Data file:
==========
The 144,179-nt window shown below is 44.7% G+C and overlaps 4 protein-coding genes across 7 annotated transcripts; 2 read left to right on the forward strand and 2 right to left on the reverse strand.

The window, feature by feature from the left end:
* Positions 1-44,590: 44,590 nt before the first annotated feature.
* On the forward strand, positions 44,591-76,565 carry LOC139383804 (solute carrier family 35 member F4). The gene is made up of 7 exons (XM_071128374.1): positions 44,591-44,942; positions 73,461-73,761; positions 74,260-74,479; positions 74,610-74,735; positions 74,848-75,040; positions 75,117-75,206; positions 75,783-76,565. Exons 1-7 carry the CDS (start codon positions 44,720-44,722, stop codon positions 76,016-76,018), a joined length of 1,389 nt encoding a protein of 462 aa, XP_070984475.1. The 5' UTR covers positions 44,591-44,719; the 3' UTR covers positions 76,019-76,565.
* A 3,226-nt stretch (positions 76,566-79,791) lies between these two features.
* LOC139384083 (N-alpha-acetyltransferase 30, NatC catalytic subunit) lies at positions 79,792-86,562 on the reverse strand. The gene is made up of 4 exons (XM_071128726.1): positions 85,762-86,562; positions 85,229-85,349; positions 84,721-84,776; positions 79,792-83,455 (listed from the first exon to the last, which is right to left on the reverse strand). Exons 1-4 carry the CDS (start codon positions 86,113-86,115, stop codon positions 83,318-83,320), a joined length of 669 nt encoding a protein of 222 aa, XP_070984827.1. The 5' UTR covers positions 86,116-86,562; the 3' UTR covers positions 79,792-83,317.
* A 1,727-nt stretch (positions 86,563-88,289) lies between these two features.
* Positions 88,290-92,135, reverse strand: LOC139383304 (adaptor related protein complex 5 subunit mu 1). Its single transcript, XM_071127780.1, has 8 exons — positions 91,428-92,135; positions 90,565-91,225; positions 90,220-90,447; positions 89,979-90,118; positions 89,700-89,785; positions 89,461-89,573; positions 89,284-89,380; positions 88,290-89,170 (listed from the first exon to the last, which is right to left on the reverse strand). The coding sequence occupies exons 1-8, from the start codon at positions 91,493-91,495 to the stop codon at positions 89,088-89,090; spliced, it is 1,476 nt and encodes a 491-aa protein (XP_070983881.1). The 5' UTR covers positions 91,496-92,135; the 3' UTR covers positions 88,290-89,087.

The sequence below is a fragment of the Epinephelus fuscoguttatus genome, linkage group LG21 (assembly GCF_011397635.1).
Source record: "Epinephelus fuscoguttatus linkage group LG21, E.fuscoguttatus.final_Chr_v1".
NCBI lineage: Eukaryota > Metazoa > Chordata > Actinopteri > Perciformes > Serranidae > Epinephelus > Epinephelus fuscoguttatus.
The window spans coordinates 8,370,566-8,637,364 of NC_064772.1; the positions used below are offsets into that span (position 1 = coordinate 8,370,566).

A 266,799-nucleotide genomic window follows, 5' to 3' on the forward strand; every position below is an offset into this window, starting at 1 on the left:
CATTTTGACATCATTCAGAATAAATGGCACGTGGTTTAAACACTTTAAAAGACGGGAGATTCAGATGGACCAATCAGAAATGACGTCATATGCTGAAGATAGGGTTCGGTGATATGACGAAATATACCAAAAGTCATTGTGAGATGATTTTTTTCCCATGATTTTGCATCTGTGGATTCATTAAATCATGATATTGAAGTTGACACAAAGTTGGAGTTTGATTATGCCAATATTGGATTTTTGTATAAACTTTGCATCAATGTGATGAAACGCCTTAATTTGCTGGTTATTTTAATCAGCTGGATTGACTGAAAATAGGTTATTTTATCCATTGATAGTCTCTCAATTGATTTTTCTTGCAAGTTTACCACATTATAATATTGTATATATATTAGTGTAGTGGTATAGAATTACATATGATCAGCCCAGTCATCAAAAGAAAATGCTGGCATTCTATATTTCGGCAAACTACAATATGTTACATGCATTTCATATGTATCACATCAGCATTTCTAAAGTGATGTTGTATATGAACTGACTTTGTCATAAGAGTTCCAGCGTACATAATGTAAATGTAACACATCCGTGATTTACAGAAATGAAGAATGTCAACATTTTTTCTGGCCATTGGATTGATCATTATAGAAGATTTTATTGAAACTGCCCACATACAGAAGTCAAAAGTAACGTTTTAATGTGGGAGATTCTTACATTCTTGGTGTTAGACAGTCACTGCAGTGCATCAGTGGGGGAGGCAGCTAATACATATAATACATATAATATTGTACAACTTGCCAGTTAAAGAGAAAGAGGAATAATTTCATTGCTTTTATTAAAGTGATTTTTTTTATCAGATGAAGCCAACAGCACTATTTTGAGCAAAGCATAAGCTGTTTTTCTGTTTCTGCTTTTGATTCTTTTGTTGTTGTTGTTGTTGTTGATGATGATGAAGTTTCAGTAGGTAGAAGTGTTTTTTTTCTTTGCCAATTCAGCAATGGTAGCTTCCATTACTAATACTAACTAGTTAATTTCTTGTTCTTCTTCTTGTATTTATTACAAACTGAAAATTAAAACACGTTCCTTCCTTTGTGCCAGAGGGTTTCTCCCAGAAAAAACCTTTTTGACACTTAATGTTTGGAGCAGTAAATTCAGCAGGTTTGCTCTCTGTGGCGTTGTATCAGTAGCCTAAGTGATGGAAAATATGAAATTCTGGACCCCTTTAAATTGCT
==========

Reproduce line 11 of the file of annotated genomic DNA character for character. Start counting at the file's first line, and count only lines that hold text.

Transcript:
NCBI lineage: Eukaryota > Metazoa > Chordata > Actinopteri > Perciformes > Serranidae > Epinephelus > Epinephelus fuscoguttatus.